News Release

Wednesday, June 16, 2010

New Videos Reveal How NIH Identifies the Most Promising Research Applications

The National Institutes of Health's Center for Scientific Review (CSR) today released a new video to show new applicants and others how NIH assesses over 80,000 grant applications each year to help find those with the most merit. With the majority of NIH’s $31 billion budget supporting grants to researchers, these assessments help ensure investments lead to significant advances in science and health.

"The video provides an inside look at the dynamic way reviewers evaluate NIH grant applications," said CSR Director Dr. Toni Scarpa. "You'll see the rigor and integrity of their efforts, which have enabled NIH to identify ground-breaking research year after year."

The NIH Peer Review Revealed video can be viewed and downloaded via CSR’s website:

CSR also has released a companion video: NIH Tips for Applicants. In this video, the reviewers and NIH staff members featured in the NIH Peer Review Revealed video provide advice to new applicants.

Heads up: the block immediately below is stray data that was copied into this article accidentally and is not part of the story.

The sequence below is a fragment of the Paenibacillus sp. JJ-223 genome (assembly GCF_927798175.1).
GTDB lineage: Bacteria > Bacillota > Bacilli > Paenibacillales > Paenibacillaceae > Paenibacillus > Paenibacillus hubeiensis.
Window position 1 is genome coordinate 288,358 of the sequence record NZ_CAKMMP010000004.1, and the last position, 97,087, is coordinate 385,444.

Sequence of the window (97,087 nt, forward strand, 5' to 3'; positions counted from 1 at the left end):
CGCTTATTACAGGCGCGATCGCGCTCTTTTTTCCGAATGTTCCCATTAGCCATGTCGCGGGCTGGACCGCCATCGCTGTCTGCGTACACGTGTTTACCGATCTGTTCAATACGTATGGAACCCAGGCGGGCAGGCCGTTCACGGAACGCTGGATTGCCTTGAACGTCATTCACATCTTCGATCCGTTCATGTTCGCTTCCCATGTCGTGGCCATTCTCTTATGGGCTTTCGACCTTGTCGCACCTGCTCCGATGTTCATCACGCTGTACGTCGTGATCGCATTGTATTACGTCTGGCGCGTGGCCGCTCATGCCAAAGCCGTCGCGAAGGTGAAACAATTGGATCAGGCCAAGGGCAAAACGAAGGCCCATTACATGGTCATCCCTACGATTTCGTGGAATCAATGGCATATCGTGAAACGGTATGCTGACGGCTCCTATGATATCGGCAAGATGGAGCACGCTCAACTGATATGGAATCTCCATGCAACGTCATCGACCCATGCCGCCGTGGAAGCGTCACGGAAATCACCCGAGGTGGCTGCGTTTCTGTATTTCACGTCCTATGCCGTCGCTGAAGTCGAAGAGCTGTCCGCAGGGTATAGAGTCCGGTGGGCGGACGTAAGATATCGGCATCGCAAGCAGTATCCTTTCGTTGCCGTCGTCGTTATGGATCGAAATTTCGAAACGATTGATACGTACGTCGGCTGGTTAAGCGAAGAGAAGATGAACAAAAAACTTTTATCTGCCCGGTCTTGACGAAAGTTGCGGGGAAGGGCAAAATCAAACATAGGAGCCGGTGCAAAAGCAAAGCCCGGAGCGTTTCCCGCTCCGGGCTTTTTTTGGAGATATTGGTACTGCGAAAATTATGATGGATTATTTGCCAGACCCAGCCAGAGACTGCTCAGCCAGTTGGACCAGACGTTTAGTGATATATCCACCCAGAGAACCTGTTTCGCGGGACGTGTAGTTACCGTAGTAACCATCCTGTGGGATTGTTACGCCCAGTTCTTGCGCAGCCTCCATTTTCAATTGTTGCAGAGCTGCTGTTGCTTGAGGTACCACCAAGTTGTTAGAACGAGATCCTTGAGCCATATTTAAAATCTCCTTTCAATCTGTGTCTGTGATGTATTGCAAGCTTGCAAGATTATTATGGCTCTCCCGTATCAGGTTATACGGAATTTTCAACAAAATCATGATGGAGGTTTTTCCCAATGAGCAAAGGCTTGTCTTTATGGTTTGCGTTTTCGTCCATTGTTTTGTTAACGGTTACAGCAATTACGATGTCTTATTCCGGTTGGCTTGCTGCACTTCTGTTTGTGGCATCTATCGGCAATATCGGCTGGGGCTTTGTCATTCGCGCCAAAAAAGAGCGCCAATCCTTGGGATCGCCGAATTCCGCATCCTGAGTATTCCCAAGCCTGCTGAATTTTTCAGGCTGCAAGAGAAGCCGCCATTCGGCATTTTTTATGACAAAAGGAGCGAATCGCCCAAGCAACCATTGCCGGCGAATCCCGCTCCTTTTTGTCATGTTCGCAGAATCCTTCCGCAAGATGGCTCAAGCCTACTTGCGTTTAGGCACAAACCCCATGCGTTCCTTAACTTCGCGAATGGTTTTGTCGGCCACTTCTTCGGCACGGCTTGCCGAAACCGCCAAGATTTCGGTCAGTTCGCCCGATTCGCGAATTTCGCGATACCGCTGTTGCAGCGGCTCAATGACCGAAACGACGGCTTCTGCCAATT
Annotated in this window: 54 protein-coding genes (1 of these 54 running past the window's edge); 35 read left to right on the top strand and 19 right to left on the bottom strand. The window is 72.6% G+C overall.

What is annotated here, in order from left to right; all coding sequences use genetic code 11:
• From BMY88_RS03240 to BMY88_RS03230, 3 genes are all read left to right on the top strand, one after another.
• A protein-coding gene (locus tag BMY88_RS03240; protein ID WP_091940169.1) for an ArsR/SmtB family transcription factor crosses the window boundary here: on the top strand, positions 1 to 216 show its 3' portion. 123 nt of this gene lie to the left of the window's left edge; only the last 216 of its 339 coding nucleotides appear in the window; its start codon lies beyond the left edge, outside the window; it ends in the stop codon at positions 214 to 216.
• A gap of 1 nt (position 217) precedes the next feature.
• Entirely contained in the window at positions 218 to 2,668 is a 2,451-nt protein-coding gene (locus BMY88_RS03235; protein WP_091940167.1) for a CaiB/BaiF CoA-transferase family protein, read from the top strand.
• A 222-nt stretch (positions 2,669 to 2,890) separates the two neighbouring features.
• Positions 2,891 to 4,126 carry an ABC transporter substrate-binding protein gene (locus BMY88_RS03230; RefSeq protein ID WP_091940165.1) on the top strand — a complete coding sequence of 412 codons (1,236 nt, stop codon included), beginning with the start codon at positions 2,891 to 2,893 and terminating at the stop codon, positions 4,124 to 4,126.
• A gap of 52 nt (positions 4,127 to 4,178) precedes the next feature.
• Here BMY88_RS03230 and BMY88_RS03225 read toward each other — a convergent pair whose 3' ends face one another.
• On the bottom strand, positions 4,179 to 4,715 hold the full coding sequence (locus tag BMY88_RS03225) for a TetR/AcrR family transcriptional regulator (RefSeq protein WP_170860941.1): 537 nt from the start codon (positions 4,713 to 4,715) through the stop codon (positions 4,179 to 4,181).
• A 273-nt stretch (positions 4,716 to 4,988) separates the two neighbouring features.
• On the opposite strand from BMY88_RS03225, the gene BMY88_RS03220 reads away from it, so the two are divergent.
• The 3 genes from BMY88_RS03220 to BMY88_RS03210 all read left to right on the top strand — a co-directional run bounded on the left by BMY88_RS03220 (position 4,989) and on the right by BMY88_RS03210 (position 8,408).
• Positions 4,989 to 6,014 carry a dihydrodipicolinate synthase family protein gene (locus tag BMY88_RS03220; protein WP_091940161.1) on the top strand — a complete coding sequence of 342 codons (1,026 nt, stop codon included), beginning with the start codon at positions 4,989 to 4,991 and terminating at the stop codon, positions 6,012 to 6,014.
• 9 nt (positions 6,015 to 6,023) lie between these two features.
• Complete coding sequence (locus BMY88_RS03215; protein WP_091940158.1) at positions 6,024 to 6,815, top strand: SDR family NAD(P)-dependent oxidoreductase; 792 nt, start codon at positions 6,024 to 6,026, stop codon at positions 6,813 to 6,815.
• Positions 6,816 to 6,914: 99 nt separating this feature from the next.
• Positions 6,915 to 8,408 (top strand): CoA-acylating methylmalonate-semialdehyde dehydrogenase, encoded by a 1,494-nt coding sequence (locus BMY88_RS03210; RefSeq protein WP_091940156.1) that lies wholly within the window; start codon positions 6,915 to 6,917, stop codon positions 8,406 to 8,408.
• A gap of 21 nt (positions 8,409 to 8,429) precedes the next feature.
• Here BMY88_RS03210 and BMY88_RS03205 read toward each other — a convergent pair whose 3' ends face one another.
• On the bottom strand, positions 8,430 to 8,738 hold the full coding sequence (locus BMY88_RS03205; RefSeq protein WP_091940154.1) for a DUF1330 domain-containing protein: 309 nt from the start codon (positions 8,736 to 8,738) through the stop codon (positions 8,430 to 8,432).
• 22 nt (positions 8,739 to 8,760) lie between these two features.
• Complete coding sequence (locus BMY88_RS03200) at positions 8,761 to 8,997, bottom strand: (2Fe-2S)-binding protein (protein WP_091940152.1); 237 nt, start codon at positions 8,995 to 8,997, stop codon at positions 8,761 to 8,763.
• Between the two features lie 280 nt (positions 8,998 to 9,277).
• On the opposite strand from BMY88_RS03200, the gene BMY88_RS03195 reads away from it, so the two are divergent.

Both videos incorporate many of the recent enhancements to the NIH peer review and grants systems. They replace a similar CSR video that has been viewed by thousands online and used by hundreds of research institutions across the country and abroad to train and educate new and established researchers.

CSR organizes the peer review groups that evaluate the majority of grant applications submitted to NIH. These groups include experienced and respected researchers from across the country and abroad. Since 1946, CSR’s mission has been to see that NIH grant applications receive fair, independent, expert, and timely reviews—free from inappropriate influences—so NIH can fund the most promising research. CSR also receives all incoming applications and assigns them to the NIH institutes and centers that fund grants. For more information, go to CSR’s website:

About the National Institutes of Health (NIH): NIH, the nation's medical research agency, includes 27 Institutes and Centers and is a component of the U.S. Department of Health and Human Services. NIH is the primary federal agency conducting and supporting basic, clinical, and translational medical research, and is investigating the causes, treatments, and cures for both common and rare diseases. For more information about NIH and its programs, visit

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